A few years back, I learned that Terry Pratchett was diagnosed with early onset Alzheimer's Disease. This was very shocking to me, as my grandmother suffered from the disease before her death. I'm glad to see that he is still writing, and that the quality of his books isn't effected. I sincerely hope that Terry Pratchett gets to continue his series for years to come.

My copies of Snuff came from Netgalley and from an Advanced Copy sent to my bookstore. The book is now available for purchase.

Sunday, October 9, 2011

Ingenue by Jillian Larkin

The Playful flapper here we see,
The fairest of the fair.
She's not what grandma used to be-
You might say, au contraire.
Her girlish ways may make a stir,
Her manners cause a scene,
But there is no more harm in her
Than in a submarine. -Dorothy Parker

My review for the first Flappers book can be found here. I'm going to be talking about some of those events, so be warned.

Vixen told the story of three teenage girls in 1920s Chicago. In the second installment, all the action moves from Chicago to New York. The first book was full of drama, romance, and vintage fashion. Thankfully, Ingenue definitely lives up to its predecessor.

Gloria had been the perfect young lady, engaged to the perfect, rich, powerful man. Then she became a singer at a speakeasy. Then she fell in love with the black piano player, Jerome. Then she shot the man sent to kill Jerome. The couple fled to New York for protection, but they have trouble landing a job. It starts to put stress on their relationship. It seemed so easy to just love each other, but then their races add complications, her getting a job before him adds complications. I didn't enjoy their bad luck, but it seemed realistic.

Clara was exiled to Chicago for past misdeeds. She worked to appear as a proper young lady, but it was revealed that Clara had once lived as a flapper in New York. Through nights of wild partying, she started a relationship with an engaged man and became pregnant. Despite having her past exposed, Clara manages to win Marcus' heart. In New York, Clara gets offered a journalism job. She must reenter her old flapper life in order to write scathing exposes on the parties. Clara doesn't think that she will slip back into her old ways, but Marcus has issues with her job anyways. I loved those two together, so this was particularly upsetting. On the one hand, Marcus made some good points, but on the other, he was unreasonable and he made ultimatums, and it seemed out of character from the Marcus we saw in Vixen.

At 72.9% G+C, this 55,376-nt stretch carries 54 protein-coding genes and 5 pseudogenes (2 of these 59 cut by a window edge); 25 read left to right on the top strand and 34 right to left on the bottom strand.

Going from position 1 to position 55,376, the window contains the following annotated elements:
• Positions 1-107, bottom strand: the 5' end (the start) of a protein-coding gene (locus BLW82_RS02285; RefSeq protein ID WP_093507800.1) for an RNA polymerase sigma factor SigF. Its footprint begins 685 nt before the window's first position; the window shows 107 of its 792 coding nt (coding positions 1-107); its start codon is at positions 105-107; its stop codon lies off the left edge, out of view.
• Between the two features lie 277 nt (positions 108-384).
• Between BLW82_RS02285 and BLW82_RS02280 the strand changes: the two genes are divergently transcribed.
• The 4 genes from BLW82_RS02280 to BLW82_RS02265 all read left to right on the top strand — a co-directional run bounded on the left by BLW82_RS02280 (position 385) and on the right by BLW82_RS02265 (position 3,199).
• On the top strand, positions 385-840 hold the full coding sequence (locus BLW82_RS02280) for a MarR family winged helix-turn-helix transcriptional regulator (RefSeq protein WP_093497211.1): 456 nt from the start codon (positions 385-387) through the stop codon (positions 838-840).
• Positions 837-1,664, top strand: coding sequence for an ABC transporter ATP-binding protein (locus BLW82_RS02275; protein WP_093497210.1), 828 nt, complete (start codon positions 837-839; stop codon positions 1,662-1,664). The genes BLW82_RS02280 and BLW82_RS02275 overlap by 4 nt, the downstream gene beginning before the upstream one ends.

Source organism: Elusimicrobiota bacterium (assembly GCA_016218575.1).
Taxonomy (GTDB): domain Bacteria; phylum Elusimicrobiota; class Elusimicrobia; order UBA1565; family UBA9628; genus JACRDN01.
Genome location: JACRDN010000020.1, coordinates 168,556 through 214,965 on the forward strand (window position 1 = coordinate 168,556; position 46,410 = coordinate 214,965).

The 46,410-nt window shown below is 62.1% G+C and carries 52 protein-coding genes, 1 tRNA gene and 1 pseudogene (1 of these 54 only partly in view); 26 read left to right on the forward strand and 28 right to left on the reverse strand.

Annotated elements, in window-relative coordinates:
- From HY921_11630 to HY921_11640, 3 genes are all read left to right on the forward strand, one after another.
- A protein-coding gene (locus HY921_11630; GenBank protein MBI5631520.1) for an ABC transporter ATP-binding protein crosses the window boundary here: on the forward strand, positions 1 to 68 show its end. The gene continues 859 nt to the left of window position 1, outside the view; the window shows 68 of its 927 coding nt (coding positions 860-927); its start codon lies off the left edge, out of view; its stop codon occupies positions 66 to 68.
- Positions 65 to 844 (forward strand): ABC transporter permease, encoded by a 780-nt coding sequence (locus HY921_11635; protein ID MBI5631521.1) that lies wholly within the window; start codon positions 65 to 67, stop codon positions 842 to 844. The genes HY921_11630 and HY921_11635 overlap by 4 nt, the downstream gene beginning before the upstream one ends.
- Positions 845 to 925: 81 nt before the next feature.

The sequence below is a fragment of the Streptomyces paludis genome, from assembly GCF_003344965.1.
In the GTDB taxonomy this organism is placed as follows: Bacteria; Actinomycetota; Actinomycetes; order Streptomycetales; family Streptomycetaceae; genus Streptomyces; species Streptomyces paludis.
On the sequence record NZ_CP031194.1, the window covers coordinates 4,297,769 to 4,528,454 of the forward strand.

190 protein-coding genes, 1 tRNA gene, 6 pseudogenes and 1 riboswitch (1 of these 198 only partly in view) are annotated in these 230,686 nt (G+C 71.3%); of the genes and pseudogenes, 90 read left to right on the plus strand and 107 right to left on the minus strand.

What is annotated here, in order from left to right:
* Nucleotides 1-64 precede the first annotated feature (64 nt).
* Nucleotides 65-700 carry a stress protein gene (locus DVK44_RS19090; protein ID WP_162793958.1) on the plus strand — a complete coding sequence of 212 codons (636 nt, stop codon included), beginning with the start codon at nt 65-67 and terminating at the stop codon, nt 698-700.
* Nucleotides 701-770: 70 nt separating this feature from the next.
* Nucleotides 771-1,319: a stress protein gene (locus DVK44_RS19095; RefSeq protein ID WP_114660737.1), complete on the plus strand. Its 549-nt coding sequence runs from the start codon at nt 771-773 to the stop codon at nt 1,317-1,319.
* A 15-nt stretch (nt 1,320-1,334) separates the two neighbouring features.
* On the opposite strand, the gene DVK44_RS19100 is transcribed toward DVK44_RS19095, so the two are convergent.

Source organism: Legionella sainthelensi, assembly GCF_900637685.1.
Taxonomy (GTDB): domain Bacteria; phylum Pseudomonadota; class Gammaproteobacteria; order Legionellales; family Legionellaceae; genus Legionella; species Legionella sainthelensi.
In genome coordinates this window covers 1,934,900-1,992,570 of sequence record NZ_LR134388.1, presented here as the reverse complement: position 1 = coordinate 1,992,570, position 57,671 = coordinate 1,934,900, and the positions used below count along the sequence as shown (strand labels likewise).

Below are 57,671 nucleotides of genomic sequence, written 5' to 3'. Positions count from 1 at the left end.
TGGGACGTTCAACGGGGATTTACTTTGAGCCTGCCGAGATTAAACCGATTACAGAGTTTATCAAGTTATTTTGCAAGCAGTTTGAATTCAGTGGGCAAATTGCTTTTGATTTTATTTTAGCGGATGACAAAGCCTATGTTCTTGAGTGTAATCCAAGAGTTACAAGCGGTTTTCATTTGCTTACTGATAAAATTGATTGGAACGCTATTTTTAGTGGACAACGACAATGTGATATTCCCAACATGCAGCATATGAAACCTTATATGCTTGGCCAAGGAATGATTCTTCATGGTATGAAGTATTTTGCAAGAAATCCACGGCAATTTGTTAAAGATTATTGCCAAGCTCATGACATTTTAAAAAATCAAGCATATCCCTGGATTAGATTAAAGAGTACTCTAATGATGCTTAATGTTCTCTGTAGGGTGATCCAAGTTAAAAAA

Lorraine was the jealous bitch. She was jealous of Gloria, she was jealous of Clara. Lorraine was the one who revealed Clara's past, at Gloria's engagement party no less! At the end of Vixen, the mob boss' son offered Lorraine a job in New York. All she has to do is lure Gloria and Jerome into her speakeasy, and the mob will teach them a lesson. She never expects to fall in love with the new bartender, or that he might love her back. It's difficult to like Lorraine, but I do sympathize with her sometimes. She is always so worried about besting everyone and getting everyone to see how beautiful and accomplished she is. Her clothes do sound really cute, at least. She needs some sort of perspective, some healthier self esteem so she doesn't see the world as a giant competition.

Vera, Jerome's sister, only had one chapter in the last book, where it was revealed that she betrayed Jerome and Gloria (Everyone thought Lorraine did it). Now, she travels to New York to warn her brother. In Chicago, Vera witnessed a woman shooting Gloria's fiancee. The assassin will be targeting Jerome and Gloria next. Other than trying to find her brother, Vera starts to fall in love with Evan, Jerome's bandmate. Honestly, we don't get much of Vera. She mostly lurked in the background in the first book, though she was entertainingly mean to Gloria. Here, we see more of the bold, feisty Vera.

In the end, our little flappers don't have the best of times in New York. They learn that even true love can require sacrifices, and sometimes the sacrifices are too great. They attend parties and sing at speakeasies and crash lunch dates with gangsters. There is a hitwoman, I cannot emphasize that enough. It's as fun as Gossip Girl, only with (slightly) more literary cred due to its historical setting. This is definitely a series worth reading, and I will be watching out for Diva, the next installment.